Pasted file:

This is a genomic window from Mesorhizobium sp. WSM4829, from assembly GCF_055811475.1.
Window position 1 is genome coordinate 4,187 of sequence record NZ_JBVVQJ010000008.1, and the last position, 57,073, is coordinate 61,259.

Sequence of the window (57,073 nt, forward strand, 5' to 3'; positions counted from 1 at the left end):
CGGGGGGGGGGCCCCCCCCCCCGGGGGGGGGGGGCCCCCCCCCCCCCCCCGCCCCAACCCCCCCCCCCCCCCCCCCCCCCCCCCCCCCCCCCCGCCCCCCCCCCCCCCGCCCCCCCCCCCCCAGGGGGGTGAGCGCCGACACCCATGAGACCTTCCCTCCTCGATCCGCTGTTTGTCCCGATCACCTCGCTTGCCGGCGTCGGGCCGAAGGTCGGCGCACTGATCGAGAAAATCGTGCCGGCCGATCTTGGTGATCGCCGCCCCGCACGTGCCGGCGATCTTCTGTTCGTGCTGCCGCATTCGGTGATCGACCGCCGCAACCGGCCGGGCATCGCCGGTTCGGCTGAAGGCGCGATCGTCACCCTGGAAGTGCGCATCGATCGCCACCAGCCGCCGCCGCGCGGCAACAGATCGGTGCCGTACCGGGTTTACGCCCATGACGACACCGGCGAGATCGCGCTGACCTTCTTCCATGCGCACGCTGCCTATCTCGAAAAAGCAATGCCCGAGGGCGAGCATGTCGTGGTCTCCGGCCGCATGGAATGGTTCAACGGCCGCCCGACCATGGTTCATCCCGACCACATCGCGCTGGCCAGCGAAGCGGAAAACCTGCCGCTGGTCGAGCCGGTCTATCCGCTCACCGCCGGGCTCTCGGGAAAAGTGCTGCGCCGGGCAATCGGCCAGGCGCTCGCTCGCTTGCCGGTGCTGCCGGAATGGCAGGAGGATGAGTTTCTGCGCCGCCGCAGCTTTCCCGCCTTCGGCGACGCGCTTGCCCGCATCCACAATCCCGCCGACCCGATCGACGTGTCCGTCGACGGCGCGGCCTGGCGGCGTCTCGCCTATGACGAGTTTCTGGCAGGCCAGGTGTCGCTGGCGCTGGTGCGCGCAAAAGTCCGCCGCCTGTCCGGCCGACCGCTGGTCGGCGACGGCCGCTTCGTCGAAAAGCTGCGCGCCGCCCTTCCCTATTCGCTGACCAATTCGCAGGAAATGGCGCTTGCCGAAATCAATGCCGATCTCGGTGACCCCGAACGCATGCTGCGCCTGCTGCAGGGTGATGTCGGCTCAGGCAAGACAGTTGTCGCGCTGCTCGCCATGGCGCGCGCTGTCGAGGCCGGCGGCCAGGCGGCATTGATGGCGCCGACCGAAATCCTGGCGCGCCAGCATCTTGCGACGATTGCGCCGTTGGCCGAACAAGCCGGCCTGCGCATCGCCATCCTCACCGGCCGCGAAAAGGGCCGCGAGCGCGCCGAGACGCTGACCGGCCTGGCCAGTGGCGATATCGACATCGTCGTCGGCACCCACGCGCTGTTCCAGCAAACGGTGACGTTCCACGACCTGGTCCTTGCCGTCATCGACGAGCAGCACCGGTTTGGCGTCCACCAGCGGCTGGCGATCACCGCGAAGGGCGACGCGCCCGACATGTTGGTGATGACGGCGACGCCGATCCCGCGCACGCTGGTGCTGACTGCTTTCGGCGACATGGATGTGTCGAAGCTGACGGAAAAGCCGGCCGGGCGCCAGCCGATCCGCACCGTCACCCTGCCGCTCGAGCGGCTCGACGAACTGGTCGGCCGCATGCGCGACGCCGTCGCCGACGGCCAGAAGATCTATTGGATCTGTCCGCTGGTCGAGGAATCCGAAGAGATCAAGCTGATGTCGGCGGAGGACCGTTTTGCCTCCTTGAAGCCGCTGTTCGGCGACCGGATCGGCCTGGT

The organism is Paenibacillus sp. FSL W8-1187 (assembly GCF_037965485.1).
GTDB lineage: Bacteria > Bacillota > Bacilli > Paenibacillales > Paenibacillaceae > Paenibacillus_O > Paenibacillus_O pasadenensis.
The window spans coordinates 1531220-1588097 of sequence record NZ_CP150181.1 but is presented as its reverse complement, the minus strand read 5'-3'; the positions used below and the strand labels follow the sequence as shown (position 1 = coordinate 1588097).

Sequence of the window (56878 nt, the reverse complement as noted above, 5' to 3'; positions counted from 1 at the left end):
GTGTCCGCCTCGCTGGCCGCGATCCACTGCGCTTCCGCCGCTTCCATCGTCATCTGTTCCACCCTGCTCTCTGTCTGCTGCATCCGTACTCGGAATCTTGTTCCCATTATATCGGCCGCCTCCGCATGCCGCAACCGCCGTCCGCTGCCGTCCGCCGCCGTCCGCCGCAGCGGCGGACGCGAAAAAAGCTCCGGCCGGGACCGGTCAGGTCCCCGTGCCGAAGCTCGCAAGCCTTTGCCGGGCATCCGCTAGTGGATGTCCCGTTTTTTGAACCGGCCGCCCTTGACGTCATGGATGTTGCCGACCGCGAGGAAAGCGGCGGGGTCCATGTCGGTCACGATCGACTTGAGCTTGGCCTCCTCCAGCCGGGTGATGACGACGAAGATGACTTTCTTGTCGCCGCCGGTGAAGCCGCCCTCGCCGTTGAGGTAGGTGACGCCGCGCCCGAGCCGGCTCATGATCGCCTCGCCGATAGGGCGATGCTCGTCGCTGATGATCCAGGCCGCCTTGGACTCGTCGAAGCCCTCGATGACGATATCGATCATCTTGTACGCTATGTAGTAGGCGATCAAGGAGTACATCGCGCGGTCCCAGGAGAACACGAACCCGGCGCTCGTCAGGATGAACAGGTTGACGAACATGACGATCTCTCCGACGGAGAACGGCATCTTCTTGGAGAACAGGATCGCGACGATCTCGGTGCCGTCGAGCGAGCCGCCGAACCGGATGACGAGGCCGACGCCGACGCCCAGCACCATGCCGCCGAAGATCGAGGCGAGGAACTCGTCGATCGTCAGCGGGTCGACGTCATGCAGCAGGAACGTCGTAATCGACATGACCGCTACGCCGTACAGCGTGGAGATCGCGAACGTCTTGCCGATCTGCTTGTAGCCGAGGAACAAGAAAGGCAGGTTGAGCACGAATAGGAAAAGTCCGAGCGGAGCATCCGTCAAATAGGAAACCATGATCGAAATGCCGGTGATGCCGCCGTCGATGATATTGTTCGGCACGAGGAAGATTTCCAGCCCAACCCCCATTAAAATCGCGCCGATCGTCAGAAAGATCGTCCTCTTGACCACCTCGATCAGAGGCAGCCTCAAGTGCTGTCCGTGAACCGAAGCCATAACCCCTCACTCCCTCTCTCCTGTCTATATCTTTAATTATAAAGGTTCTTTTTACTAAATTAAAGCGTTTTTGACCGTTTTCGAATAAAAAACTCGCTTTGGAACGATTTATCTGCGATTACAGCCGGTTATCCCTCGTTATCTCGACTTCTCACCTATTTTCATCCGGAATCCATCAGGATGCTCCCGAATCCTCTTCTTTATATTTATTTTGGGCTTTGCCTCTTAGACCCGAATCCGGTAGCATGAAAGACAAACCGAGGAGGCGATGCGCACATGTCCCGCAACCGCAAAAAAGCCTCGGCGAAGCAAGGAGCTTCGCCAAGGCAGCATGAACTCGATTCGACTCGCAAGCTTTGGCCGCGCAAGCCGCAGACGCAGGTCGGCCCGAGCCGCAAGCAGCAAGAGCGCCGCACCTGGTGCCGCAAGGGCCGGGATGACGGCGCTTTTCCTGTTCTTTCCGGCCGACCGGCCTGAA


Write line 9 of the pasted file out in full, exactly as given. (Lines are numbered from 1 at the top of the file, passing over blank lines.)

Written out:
GTGTCCGCCTCGCTGGCCGCGATCCACTGCGCTTCCGCCGCTTCCATCGTCATCTGTTCCACCCTGCTCTCTGTCTGCTGCATCCGTACTCGGAATCTTGTTCCCATTATATCGGCCGCCTCCGCATGCCGCAACCGCCGTCCGCTGCCGTCCGCCGCCGTCCGCCGCAGCGGCGGACGCGAAAAAAGCTCCGGCCGGGACCGGTCAGGTCCCCGTGCCGAAGCTCGCAAGCCTTTGCCGGGCATCCGCTAGTGGATGTCCCGTTTTTTGAACCGGCCGCCCTTGACGTCATGGATGTTGCCGACCGCGAGGAAAGCGGCGGGGTCCATGTCGGTCACGATCGACTTGAGCTTGGCCTCCTCCAGCCGGGTGATGACGACGAAGATGACTTTCTTGTCGCCGCCGGTGAAGCCGCCCTCGCCGTTGAGGTAGGTGACGCCGCGCCCGAGCCGGCTCATGATCGCCTCGCCGATAGGGCGATGCTCGTCGCTGATGATCCAGGCCGCCTTGGACTCGTCGAAGCCCTCGATGACGATATCGATCATCTTGTACGCTATGTAGTAGGCGATCAAGGAGTACATCGCGCGGTCCCAGGAGAACACGAACCCGGCGCTCGTCAGGATGAACAGGTTGACGAACATGACGATCTCTCCGACGGAGAACGGCATCTTCTTGGAGAACAGGATCGCGACGATCTCGGTGCCGTCGAGCGAGCCGCCGAACCGGATGACGAGGCCGACGCCGACGCCCAGCACCATGCCGCCGAAGATCGAGGCGAGGAACTCGTCGATCGTCAGCGGGTCGACGTCATGCAGCAGGAACGTCGTAATCGACATGACCGCTACGCCGTACAGCGTGGAGATCGCGAACGTCTTGCCGATCTGCTTGTAGCCGAGGAACAAGAAAGGCAGGTTGAGCACGAATAGGAAAAGTCCGAGCGGAGCATCCGTCAAATAGGAAACCATGATCGAAATGCCGGTGATGCCGCCGTCGATGATATTGTTCGGCACGAGGAAGATTTCCAGCCCAACCCCCATTAAAATCGCGCCGATCGTCAGAAAGATCGTCCTCTTGACCACCTCGATCAGAGGCAGCCTCAAGTGCTGTCCGTGAACCGAAGCCATAACCCCTCACTCCCTCTCTCCTGTCTATATCTTTAATTATAAAGGTTCTTTTTACTAAATTAAAGCGTTTTTGACCGTTTTCGAATAAAAAACTCGCTTTGGAACGATTTATCTGCGATTACAGCCGGTTATCCCTCGTTATCTCGACTTCTCACCTATTTTCATCCGGAATCCATCAGGATGCTCCCGAATCCTCTTCTTTATATTTATTTTGGGCTTTGCCTCTTAGACCCGAATCCGGTAGCATGAAAGACAAACCGAGGAGGCGATGCGCACATGTCCCGCAACCGCAAAAAAGCCTCGGCGAAGCAAGGAGCTTCGCCAAGGCAGCATGAACTCGATTCGACTCGCAAGCTTTGGCCGCGCAAGCCGCAGACGCAGGTCGGCCCGAGCCGCAAGCAGCAAGAGCGCCGCACCTGGTGCCGCAAGGGCCGGGATGACGGCGCTTTTCCTGTTCTTTCCGGCCGACCGGCCTGAA